Hitachi takes leap with remote-controlled ultra-large excavator trial

The EX3600-7 excavator. Image: Hitachi Construction Machinery

Hitachi Construction Machinery plans to run verification tests to develop remote-controlled autonomous ultra-large hydraulic excavators.

This will commence at an Australian mine starting July next year.

Some part of the excavation and loading operation will be automated to allow a single remote operator to operate multiple ultra-large hydraulic excavators.

This will eventually realise the ultra-large hydraulic excavators with autonomous operation features.

Hitachi used a remote-controlled unmanned excavator in the reconstruction work at Mount Unzen Fugen-dake volcanic eruption in Japan in 1992.

In 2013, the company advanced the development of technologies for long-distance remote control by remotely operating a hydraulic excavator in its Urahoro test site in Hokkaido from approximately 800 kilometres away.

“Now, we have decided to begin verification tests at an actual mining site to advance the development of autonomous driving for ultra-large hydraulic excavators, reflecting the needs of customers,” Hitachi stated.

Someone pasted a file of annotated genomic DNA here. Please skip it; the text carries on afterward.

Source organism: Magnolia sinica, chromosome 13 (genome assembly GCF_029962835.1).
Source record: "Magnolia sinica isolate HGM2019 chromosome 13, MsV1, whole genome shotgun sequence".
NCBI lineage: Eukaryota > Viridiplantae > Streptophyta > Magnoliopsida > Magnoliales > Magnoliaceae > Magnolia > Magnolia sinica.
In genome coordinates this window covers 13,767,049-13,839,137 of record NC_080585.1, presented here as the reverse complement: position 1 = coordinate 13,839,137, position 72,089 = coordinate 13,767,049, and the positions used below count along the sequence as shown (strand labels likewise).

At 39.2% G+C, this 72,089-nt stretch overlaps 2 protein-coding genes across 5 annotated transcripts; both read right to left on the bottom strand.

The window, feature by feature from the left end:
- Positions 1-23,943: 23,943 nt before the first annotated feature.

The excavators will be equipped with collision avoidance and vehicle stability monitoring systems, and integrated with dump truck autonomous haulage system (AHS).

The remote control system is retrofittable onto the EX-7 series of ultra-large hydraulic excavators. This will allow mine operators to use their existing equipment while supporting autonomous operation in the future.

“Because the safety and productivity of ultra-large hydraulic excavator operation largely depends on the operator’s skill and experience, building a production system which does not depend on the operator’s skill and reducing the operator’s workload are important issues at mine sites,” Hitachi stated.

Autonomous operation for ultra-large hydraulic excavators can be deployed as a standalone system or as part of fleet management system (FMS), such as the Fleet Control from Hitachi’s subsidiary, Wenco International Mining Systems.

The AHS from Hitachi runs on the Wenco FMS and has an extended range of control of up to 100 vehicles.

Wenco has also continued to advance its development of an excavator payload monitoring system that measures the weight of the material inside the bucket. This feature will be tested as part of the verification tests.

Six of Hitachi’s rigid dump trucks are deployed for 24-hour autonomous hauling at Whitehaven Coal’s Maules Creek mine in New South Wales.

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